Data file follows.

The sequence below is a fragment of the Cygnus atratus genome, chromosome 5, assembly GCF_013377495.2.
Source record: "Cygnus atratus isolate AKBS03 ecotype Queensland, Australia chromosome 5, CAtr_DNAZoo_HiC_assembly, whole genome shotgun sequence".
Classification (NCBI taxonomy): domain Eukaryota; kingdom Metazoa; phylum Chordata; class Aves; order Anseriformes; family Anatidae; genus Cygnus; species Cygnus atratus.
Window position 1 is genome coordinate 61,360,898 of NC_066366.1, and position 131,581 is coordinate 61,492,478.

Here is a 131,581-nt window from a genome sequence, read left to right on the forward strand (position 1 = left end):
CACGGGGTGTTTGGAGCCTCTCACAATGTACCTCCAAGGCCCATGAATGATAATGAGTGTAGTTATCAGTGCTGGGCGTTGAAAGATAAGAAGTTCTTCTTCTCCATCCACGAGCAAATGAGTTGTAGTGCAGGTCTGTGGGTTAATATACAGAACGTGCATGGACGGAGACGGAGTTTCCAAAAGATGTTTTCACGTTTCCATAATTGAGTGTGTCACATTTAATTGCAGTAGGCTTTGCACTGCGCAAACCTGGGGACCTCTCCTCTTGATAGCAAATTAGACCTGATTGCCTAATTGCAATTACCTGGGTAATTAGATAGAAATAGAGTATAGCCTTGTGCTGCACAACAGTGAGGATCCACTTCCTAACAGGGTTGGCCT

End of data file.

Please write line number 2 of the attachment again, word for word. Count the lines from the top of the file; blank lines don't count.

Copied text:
Source record: "Cygnus atratus isolate AKBS03 ecotype Queensland, Australia chromosome 5, CAtr_DNAZoo_HiC_assembly, whole genome shotgun sequence".